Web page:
Byakuren (White Lotus) Judith Ragir

Judith sitting on dockIs it possible to find freedom and happiness?  Buddhism is, in this regard, radically optimistic.  Pessimism and optimism meet in the Four Noble Truths.  Pessimistically, samsara (the cyclic existence of ordinary reality) is always broken and we suffer. And yet, Buddha himself said, the chain of suffering can be broken by a change in our understanding of reality and the reorientation of our minds. We can find well-being.

Changing the basis of operation in our minds is a long task.  We have to be unflaggingly determined to pivot our minds day after day, moment after moment.  We have to use the three bases that Buddha gave us:  wisdom, concentration and ethical integrity.  Gradually and suddenly, we can transform our understanding and find freedom.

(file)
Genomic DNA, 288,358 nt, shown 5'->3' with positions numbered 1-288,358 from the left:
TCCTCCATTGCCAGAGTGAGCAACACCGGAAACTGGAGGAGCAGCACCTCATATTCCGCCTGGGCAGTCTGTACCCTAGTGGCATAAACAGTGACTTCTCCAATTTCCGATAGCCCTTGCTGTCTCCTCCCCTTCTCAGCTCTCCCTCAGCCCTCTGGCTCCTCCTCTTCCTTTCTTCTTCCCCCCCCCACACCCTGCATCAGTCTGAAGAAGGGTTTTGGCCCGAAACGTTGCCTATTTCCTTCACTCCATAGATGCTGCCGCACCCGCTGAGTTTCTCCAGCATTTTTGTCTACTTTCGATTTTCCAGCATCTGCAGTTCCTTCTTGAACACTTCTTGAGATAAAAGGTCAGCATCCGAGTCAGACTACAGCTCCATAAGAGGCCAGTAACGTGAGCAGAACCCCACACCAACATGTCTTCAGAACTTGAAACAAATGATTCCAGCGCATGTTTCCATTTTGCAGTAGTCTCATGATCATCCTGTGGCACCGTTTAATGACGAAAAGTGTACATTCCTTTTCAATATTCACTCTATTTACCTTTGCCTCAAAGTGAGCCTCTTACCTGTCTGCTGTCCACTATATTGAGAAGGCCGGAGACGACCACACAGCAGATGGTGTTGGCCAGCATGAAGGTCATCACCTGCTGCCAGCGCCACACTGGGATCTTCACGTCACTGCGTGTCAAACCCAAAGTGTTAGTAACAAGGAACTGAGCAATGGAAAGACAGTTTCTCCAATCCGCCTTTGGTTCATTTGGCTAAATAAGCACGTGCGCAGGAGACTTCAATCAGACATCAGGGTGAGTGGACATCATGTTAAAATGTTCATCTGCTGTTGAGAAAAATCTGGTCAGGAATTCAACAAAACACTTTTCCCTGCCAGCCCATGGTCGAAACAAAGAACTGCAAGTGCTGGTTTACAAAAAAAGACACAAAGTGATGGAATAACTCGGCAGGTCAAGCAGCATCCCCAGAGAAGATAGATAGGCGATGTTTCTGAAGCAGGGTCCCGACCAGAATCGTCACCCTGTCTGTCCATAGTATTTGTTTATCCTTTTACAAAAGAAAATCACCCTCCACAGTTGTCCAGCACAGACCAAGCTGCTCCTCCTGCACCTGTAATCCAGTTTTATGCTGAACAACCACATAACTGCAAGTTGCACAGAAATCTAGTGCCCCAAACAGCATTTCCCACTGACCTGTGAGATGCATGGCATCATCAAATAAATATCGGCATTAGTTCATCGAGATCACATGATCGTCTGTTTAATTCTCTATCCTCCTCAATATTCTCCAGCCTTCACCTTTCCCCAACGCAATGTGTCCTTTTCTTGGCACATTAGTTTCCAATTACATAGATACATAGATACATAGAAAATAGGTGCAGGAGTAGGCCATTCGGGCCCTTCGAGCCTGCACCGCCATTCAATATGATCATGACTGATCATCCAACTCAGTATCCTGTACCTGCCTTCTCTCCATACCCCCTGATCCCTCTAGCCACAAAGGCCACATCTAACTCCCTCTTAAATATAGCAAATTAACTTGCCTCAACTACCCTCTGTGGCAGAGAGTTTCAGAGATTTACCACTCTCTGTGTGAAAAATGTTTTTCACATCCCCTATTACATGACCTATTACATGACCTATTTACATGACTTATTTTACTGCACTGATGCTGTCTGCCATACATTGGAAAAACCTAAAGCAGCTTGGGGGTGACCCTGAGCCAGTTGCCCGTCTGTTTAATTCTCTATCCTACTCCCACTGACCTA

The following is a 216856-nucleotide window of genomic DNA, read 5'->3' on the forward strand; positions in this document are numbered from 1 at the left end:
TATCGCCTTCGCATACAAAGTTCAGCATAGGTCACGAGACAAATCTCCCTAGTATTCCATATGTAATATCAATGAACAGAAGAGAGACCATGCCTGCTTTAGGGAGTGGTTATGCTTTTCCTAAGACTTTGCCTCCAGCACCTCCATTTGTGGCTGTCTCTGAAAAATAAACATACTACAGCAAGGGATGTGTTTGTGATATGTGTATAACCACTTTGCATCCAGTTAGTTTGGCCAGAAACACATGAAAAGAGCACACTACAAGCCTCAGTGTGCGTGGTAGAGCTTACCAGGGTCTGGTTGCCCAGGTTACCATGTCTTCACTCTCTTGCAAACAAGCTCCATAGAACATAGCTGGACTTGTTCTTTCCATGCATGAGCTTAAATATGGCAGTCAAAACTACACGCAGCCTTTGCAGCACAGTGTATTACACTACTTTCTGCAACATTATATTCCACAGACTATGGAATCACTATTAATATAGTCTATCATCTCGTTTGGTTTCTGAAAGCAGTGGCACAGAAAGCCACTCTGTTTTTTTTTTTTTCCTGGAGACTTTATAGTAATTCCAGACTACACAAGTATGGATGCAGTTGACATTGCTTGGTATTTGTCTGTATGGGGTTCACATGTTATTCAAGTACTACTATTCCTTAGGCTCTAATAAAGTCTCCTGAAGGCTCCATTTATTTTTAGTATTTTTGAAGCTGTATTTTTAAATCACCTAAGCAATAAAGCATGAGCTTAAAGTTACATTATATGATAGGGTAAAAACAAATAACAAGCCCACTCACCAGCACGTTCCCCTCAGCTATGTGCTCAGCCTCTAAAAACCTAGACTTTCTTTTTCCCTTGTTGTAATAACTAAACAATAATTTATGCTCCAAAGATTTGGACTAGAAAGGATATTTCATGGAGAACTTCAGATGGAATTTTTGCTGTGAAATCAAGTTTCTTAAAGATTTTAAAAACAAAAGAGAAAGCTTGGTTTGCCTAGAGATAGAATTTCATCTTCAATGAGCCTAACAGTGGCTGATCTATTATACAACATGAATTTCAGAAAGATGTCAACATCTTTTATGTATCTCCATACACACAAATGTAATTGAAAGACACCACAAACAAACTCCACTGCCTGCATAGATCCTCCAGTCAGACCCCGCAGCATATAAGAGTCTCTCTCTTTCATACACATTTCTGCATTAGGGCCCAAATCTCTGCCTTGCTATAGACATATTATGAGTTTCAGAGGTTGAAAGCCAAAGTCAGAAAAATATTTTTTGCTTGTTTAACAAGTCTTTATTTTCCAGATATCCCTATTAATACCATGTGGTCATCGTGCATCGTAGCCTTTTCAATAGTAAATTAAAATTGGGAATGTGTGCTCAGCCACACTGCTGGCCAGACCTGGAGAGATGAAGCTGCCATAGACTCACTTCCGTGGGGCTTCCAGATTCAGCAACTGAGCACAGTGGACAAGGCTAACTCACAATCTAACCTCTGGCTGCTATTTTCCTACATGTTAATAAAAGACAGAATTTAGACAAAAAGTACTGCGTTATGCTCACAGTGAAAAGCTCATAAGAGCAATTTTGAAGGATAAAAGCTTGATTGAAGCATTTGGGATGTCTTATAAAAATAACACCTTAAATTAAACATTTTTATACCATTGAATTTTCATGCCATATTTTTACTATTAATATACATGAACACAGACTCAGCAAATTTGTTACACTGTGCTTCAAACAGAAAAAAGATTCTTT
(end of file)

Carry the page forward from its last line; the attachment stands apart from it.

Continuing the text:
Freedom is not in another place or another time.  It is “just this”.  The miracle of life is everywhere.  It hits us in the nose, on our cheeks, and in our eyes.  We simply have to come back to Now.  We simply have to be devoted to kindness.

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The Jewel in the King’s Topknot

Unconstructed reality doesn’t negate the rules of our consensus reality. We have to abide by the code of behavior that has been established in our society. Nowness does not mean that anything goes. It does not mean that in understanding emptiness, we are given license to break down into anarchy the standards of civic society. … Continue reading The Jewel in the King’s Topknot

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As I have previous said, Dogen deconstructs time and space in all his writing. He wants us to enter life in this very moment which Katagiri Roshi described as the intersection of time and space. Here is an entire paragraph deconstructing our consciousness’ misunderstand of “a body”. Our untrained mind thinks of our bodies as … Continue reading Rolling freely round and round